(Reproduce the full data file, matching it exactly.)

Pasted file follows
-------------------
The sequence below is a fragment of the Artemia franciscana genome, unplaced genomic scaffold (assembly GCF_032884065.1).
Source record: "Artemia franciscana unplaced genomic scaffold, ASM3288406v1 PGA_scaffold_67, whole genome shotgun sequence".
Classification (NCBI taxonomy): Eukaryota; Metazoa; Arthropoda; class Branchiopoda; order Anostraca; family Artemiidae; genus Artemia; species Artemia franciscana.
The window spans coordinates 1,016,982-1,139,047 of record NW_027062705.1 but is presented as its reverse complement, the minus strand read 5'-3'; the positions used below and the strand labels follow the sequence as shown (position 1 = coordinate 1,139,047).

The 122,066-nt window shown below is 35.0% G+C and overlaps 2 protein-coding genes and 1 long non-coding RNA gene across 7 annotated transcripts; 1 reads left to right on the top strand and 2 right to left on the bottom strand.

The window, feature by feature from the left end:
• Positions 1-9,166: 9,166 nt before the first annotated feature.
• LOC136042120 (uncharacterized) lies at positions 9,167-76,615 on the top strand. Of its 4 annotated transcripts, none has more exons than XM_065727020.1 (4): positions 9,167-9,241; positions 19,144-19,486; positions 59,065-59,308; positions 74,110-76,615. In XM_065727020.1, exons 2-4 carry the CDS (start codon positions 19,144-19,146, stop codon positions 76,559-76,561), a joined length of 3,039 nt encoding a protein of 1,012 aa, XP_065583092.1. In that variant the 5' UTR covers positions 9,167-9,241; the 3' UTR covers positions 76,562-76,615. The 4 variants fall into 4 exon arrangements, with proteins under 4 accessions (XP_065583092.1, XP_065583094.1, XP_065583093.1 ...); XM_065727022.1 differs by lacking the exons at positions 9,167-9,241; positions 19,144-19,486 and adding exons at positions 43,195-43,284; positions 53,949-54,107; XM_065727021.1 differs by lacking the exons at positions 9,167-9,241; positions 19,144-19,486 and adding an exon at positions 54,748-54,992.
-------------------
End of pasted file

The sequence below is a fragment of the Artemia franciscana genome, unplaced genomic scaffold (assembly GCF_032884065.1).
Source record: "Artemia franciscana unplaced genomic scaffold, ASM3288406v1 PGA_scaffold_67, whole genome shotgun sequence".
Classification (NCBI taxonomy): Eukaryota; Metazoa; Arthropoda; class Branchiopoda; order Anostraca; family Artemiidae; genus Artemia; species Artemia franciscana.
The window spans coordinates 1,016,982-1,139,047 of record NW_027062705.1 but is presented as its reverse complement, the minus strand read 5'-3'; the positions used below and the strand labels follow the sequence as shown (position 1 = coordinate 1,139,047).

The 122,066-nt window shown below is 35.0% G+C and overlaps 2 protein-coding genes and 1 long non-coding RNA gene across 7 annotated transcripts; 1 reads left to right on the top strand and 2 right to left on the bottom strand.

The window, feature by feature from the left end:
• Positions 1-9,166: 9,166 nt before the first annotated feature.
• LOC136042120 (uncharacterized) lies at positions 9,167-76,615 on the top strand. Of its 4 annotated transcripts, none has more exons than XM_065727020.1 (4): positions 9,167-9,241; positions 19,144-19,486; positions 59,065-59,308; positions 74,110-76,615. In XM_065727020.1, exons 2-4 carry the CDS (start codon positions 19,144-19,146, stop codon positions 76,559-76,561), a joined length of 3,039 nt encoding a protein of 1,012 aa, XP_065583092.1. In that variant the 5' UTR covers positions 9,167-9,241; the 3' UTR covers positions 76,562-76,615. The 4 variants fall into 4 exon arrangements, with proteins under 4 accessions (XP_065583092.1, XP_065583094.1, XP_065583093.1 ...); XM_065727022.1 differs by lacking the exons at positions 9,167-9,241; positions 19,144-19,486 and adding exons at positions 43,195-43,284; positions 53,949-54,107; XM_065727021.1 differs by lacking the exons at positions 9,167-9,241; positions 19,144-19,486 and adding an exon at positions 54,748-54,992.